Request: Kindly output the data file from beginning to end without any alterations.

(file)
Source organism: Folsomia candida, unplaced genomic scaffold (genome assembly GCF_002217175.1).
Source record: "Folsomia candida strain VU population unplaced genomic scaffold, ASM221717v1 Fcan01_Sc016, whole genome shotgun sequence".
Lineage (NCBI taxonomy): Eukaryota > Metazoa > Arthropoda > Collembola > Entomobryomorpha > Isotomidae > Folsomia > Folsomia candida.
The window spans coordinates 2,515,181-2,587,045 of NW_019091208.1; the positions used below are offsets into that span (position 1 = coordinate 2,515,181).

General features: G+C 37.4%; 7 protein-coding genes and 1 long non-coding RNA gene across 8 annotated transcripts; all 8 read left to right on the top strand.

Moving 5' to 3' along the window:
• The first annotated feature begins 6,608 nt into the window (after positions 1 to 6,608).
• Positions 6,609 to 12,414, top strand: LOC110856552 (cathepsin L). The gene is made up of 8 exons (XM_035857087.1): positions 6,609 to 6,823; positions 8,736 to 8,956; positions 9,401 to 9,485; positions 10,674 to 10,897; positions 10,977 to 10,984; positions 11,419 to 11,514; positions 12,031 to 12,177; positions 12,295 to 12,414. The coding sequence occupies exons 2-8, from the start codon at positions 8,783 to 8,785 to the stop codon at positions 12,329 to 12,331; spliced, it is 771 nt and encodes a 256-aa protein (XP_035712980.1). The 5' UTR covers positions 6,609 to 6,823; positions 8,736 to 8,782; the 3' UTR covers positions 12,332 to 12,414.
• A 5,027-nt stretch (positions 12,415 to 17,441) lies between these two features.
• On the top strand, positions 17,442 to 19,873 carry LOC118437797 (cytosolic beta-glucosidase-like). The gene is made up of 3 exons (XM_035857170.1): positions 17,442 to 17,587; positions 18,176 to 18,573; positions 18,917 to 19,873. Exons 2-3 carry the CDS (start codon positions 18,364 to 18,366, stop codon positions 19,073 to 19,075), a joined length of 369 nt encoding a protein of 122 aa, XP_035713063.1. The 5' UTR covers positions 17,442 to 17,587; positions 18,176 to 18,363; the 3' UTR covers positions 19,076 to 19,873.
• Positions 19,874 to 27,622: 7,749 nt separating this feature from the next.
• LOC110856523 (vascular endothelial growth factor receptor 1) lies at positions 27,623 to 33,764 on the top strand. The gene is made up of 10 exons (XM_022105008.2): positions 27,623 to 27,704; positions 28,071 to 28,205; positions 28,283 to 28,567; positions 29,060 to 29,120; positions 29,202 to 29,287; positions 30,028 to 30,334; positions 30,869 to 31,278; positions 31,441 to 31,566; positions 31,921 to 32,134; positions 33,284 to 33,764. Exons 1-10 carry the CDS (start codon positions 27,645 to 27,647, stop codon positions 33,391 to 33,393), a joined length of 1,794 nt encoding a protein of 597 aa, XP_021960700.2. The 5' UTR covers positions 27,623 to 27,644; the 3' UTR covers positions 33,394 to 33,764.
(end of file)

Source organism: Folsomia candida, unplaced genomic scaffold (genome assembly GCF_002217175.1).
Source record: "Folsomia candida strain VU population unplaced genomic scaffold, ASM221717v1 Fcan01_Sc016, whole genome shotgun sequence".
Lineage (NCBI taxonomy): Eukaryota > Metazoa > Arthropoda > Collembola > Entomobryomorpha > Isotomidae > Folsomia > Folsomia candida.
The window spans coordinates 2,515,181-2,587,045 of NW_019091208.1; the positions used below are offsets into that span (position 1 = coordinate 2,515,181).

General features: G+C 37.4%; 7 protein-coding genes and 1 long non-coding RNA gene across 8 annotated transcripts; all 8 read left to right on the top strand.

Moving 5' to 3' along the window:
• The first annotated feature begins 6,608 nt into the window (after positions 1 to 6,608).
• Positions 6,609 to 12,414, top strand: LOC110856552 (cathepsin L). The gene is made up of 8 exons (XM_035857087.1): positions 6,609 to 6,823; positions 8,736 to 8,956; positions 9,401 to 9,485; positions 10,674 to 10,897; positions 10,977 to 10,984; positions 11,419 to 11,514; positions 12,031 to 12,177; positions 12,295 to 12,414. The coding sequence occupies exons 2-8, from the start codon at positions 8,783 to 8,785 to the stop codon at positions 12,329 to 12,331; spliced, it is 771 nt and encodes a 256-aa protein (XP_035712980.1). The 5' UTR covers positions 6,609 to 6,823; positions 8,736 to 8,782; the 3' UTR covers positions 12,332 to 12,414.
• A 5,027-nt stretch (positions 12,415 to 17,441) lies between these two features.
• On the top strand, positions 17,442 to 19,873 carry LOC118437797 (cytosolic beta-glucosidase-like). The gene is made up of 3 exons (XM_035857170.1): positions 17,442 to 17,587; positions 18,176 to 18,573; positions 18,917 to 19,873. Exons 2-3 carry the CDS (start codon positions 18,364 to 18,366, stop codon positions 19,073 to 19,075), a joined length of 369 nt encoding a protein of 122 aa, XP_035713063.1. The 5' UTR covers positions 17,442 to 17,587; positions 18,176 to 18,363; the 3' UTR covers positions 19,076 to 19,873.
• Positions 19,874 to 27,622: 7,749 nt separating this feature from the next.
• LOC110856523 (vascular endothelial growth factor receptor 1) lies at positions 27,623 to 33,764 on the top strand. The gene is made up of 10 exons (XM_022105008.2): positions 27,623 to 27,704; positions 28,071 to 28,205; positions 28,283 to 28,567; positions 29,060 to 29,120; positions 29,202 to 29,287; positions 30,028 to 30,334; positions 30,869 to 31,278; positions 31,441 to 31,566; positions 31,921 to 32,134; positions 33,284 to 33,764. Exons 1-10 carry the CDS (start codon positions 27,645 to 27,647, stop codon positions 33,391 to 33,393), a joined length of 1,794 nt encoding a protein of 597 aa, XP_021960700.2. The 5' UTR covers positions 27,623 to 27,644; the 3' UTR covers positions 33,394 to 33,764.